HIROTAKA ISHIHARA, Parliamentary Vice-Minister for Foreign Affairs of Japan, said the Prime Minister was working to create “a society in which women shine”, as a key growth strategy.   Japan aimed to contribute to creating such societies around the world and would strengthen its assistance to developing countries to promote women’s participation.  On the health front, he said: “We should shift our way of thinking from a disease-based mindset to a person-based mindset in promoting universal health coverage”, noting that Japan would help solve global health issues.  After the earthquake three years ago, Japan learned about the need for gender-responsive disaster prevention and relief, and post-disaster reconstruction.  It hoped to table a resolution on gender equality and empowerment of women in natural disasters, during the Commission’s session.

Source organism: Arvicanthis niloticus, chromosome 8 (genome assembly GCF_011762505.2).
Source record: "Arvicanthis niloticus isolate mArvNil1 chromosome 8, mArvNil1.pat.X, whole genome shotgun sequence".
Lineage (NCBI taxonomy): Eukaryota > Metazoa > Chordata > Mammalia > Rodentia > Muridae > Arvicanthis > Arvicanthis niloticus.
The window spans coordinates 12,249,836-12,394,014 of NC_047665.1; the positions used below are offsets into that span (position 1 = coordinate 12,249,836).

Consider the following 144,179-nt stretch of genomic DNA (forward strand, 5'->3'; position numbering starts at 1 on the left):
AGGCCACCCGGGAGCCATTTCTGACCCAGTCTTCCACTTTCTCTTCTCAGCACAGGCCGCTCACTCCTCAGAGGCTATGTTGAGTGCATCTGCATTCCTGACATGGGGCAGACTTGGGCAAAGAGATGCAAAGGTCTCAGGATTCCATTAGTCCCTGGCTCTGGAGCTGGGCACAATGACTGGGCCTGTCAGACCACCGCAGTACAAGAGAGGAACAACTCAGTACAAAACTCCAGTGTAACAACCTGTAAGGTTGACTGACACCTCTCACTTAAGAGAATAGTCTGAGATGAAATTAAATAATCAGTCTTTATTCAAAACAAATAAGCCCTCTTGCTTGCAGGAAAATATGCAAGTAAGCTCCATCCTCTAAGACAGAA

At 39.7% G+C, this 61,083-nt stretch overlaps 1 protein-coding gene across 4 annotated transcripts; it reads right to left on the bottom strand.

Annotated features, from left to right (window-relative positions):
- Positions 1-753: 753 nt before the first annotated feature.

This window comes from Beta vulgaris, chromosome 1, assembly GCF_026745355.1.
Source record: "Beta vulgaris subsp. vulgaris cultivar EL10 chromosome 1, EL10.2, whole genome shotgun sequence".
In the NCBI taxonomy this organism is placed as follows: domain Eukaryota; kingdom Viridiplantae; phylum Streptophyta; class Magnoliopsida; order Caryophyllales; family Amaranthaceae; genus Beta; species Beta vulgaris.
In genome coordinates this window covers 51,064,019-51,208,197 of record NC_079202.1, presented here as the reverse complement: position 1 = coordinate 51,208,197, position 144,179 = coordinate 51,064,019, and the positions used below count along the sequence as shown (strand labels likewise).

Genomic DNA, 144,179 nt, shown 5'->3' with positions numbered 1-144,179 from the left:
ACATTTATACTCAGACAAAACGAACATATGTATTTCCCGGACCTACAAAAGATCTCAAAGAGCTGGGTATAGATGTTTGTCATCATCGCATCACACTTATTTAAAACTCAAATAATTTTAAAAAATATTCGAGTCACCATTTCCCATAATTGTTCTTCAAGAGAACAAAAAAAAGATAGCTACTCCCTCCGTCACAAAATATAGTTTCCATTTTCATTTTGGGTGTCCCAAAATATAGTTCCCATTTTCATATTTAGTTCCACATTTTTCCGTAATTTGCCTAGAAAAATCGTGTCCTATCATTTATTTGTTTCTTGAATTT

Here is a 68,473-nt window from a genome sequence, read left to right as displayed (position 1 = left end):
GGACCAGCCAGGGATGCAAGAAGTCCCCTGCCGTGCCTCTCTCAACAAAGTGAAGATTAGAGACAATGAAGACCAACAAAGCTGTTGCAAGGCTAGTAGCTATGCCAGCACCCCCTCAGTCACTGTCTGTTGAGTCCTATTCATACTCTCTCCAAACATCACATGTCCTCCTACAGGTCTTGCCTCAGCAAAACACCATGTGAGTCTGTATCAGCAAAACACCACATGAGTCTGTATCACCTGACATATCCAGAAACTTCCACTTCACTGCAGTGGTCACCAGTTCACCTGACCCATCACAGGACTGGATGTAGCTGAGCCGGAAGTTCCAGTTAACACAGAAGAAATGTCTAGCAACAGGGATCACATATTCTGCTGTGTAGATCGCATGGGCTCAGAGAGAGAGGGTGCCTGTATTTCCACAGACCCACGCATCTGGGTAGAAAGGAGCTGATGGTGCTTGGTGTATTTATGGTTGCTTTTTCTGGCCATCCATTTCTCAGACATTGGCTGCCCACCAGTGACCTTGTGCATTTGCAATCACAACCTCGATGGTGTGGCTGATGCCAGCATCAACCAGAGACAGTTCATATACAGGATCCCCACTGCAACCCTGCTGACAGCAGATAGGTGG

MELANIE GRIFFIN, Minister of Social Services and Community Development, Bahamas, pointed to several national initiatives to reduce the disproportionate burden of poverty on women and children.  With the support of the Inter-American Development Bank, the Bahamas was carrying out a social safety net reform project.  It aimed to break the cycle of poverty in families, many headed by single mothers, with the introduction of conditional, cash transfers.  Bahamas had met the gender parity target in primary and secondary levels, and women continued to outnumber men at the tertiary level.  The country maintained consistently low incidences of maternal mortality, and efforts continued to reduce infant mortality.  The Bahamas mother-to-child transmission programme had been recognized as a best practice in the region.  She called for greater efforts to improve women’s participation in meaningful decision-making, noting that Parliament had just removed the remaining discriminatory provisions against women in the Constitution.